Determining the settings for the kerf test
Even though we were doing other tests to characterise the laser cutter, we still needed some basic settings to be able to run the kerf test (in the interest of saving time). I read through the laser-cutter log book, which listed Waag Society members' successful and unsuccessful cuts, what the material was, and what the parameters were. I read through until I found some numbers of 3mm-plexi, 3mm-cardboard, and 3mm-MDF. I then created a test template in LaserCut5.3 of a simple 1-cm^2 square, and tested each of the settings for each material.
Each of the tested settings were successful. They were:
- Acrylic, 3mm. Speed: 20. Power: 100.
- MDF, 3mm. Speed: 40. Power: 100.
- Cardboard, 3mm. Speed: 150. Power: 90.
This was my absolute first time using a laser cutter. Some observations:
- Always make sure the ventilation is on until you're done!
- In LaserCut5.3, TAB or click out of fields or else the value doesn't stick. :-/
- Always engrave before cutting, or else things move.
- When you receive the error "read soft-dog error. Please retry." Keep retrying until it works.
- If you redo a cut without touching anything but moving the laser head to a new location, check the depth again, because your material might be bowed in the new location.
In our 3x3 grid, only the setting of speed: 100 and power: 90 made a cut, but for our kerf test we used speed: 150 and power: 90. The first unsuccessful cut was with speed: 250. So the speed threshold for cutting at power 90 is somewhere in between 150 and 250.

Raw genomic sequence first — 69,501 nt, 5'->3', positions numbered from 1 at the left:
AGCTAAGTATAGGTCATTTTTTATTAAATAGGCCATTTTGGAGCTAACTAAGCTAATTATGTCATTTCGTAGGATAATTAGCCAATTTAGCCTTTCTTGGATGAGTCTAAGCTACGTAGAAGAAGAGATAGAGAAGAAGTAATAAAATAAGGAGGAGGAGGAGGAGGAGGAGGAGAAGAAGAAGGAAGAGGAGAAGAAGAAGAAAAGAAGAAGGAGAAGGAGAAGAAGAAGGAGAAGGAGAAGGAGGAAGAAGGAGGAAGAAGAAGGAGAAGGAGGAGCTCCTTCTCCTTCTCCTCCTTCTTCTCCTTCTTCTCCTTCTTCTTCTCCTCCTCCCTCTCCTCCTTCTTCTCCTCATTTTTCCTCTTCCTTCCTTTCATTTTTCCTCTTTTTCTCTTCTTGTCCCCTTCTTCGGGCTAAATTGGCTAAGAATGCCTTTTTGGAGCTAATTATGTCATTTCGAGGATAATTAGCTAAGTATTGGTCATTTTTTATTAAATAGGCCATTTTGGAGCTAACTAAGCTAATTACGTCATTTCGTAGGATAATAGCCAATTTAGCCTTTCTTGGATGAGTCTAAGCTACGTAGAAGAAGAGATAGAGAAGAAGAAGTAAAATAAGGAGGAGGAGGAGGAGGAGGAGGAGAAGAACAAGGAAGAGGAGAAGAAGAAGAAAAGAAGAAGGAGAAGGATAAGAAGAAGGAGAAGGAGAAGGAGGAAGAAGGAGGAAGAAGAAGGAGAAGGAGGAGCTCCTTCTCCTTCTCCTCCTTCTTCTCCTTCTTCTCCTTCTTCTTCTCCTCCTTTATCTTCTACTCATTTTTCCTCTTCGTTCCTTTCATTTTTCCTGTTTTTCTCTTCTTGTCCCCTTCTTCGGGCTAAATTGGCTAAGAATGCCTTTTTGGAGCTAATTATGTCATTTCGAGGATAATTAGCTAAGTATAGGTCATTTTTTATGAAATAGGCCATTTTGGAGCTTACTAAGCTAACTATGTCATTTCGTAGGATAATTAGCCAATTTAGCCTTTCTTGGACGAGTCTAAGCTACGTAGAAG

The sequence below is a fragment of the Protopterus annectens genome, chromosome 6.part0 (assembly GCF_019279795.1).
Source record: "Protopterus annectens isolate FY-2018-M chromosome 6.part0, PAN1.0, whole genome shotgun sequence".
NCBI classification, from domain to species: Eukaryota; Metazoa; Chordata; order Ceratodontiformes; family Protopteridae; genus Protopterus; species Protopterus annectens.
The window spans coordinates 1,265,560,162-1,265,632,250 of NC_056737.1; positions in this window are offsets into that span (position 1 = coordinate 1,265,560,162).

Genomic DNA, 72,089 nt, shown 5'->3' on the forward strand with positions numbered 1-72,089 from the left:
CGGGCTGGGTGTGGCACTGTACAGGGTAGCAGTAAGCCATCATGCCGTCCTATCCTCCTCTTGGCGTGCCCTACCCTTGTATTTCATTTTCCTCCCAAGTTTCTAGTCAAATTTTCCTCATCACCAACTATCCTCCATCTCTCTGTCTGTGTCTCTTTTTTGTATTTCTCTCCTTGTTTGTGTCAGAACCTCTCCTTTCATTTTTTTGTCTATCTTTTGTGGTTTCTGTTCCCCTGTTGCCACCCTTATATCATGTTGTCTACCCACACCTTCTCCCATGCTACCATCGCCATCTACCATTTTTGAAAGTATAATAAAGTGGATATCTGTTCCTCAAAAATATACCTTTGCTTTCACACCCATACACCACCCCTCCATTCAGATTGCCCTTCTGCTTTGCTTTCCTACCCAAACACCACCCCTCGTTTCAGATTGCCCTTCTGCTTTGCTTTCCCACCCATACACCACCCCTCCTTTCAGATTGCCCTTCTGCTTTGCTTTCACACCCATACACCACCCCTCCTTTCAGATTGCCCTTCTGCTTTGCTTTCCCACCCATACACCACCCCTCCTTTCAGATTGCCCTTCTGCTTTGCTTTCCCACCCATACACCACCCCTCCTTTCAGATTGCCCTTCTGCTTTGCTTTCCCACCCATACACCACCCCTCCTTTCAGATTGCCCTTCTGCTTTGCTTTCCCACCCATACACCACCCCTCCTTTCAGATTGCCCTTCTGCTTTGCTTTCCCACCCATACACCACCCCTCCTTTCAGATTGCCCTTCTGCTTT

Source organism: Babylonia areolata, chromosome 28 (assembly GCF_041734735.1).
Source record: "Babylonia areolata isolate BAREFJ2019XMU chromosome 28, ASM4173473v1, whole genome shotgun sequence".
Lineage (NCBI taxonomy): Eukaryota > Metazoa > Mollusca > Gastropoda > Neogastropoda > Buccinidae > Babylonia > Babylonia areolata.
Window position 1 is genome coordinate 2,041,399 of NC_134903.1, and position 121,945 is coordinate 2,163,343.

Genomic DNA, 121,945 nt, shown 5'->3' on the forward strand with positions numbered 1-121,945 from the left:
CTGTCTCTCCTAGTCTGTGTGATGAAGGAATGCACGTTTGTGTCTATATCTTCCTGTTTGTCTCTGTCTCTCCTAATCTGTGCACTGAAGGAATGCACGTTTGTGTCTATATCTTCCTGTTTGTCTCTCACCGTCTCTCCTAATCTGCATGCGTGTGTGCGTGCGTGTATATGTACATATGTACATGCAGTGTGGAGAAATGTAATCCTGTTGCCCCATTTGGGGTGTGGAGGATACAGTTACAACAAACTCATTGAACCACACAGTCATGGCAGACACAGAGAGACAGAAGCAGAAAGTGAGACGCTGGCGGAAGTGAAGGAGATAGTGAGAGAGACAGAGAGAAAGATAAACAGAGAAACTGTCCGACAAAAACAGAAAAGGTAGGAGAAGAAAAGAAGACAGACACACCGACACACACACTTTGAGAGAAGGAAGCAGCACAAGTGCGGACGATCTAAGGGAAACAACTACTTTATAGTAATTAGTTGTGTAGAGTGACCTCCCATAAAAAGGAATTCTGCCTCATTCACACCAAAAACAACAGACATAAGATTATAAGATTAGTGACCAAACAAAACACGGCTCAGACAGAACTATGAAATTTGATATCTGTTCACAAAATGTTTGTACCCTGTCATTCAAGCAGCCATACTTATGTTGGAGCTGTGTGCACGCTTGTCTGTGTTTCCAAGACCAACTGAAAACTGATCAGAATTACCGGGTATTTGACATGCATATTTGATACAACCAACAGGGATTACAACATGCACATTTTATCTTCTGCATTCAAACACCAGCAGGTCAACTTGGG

Our first cardboard kerf test cut the cardboard strips in the direction of the corrugation. This meant that, when pressed up against each other, the edges of the cardboard strips were overlapping. We recut it so that the strips were cut lengthwise perpendicularly to the corrugation, giving that long side a firmer edge. Note: think about what you want your cardboard pieces to do, and cut in the correct orientation!
Speed 400 power 20 looks just fine.
Measuring cardboard is difficult! We used a digital caliper for measurements. And it's hard not to use to much force. Cardboard is quiet sensitive for pressure.
For the design we used inkscape. Because of export/import problems (resizing) a bigger square was used around the actual parts, measuring 120x120mm, as a reverence. Once imported in LaserCut (the program that is used to send the file to the lasercutter) we checked the dimensions again and adjusted them to the actual size. Then this square was removed.
The design for the kerftest is a square of 4x4cm. The second is a pattern (see above) that is cut in cardboard on the laser cutter. By sliding all the cut pieces to one side of the frame and inserting the caliper we were able to determine the total material lost. Divide that by the number of cuts and you have the material removed by each cut.
As said it's hard to measure cardboard. As seen above on the 4x4 square there is a kerf of (40-39.85)/2 = 0.075mm.
The pattern should be more precise. The kerf is measured 3 times. At both corners and in the middle. One corners give a 2.10mm kerf, the other 2.16mm. In the middle the kerf was 1.8/10 = 0.18mm. And that is probably because we didn't want put to much pressure on the cardboard. So it looks save to use both corner measurements for accurate. So the outcome of this kerf measurements are (2.16+2.10)/2 /10 = 0.213mm.
Cutting: Speed somewhere between 150 and 250, power 90.
Engraving: Speed 400 power 20 is good.